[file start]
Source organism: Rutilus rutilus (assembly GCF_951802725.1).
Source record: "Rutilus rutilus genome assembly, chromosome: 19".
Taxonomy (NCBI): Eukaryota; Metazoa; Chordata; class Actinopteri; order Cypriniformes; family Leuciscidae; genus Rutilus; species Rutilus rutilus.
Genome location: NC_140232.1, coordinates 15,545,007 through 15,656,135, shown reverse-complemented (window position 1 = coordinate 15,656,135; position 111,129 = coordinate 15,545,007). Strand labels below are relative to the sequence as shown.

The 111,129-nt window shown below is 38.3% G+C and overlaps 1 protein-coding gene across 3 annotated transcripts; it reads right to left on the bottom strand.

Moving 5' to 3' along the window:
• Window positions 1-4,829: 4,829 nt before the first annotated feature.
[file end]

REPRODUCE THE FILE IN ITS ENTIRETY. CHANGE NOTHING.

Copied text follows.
Source organism: Rutilus rutilus (assembly GCF_951802725.1).
Source record: "Rutilus rutilus genome assembly, chromosome: 19".
Taxonomy (NCBI): Eukaryota; Metazoa; Chordata; class Actinopteri; order Cypriniformes; family Leuciscidae; genus Rutilus; species Rutilus rutilus.
Genome location: NC_140232.1, coordinates 15,545,007 through 15,656,135, shown reverse-complemented (window position 1 = coordinate 15,656,135; position 111,129 = coordinate 15,545,007). Strand labels below are relative to the sequence as shown.

The 111,129-nt window shown below is 38.3% G+C and overlaps 1 protein-coding gene across 3 annotated transcripts; it reads right to left on the bottom strand.

Moving 5' to 3' along the window:
• Window positions 1-4,829: 4,829 nt before the first annotated feature.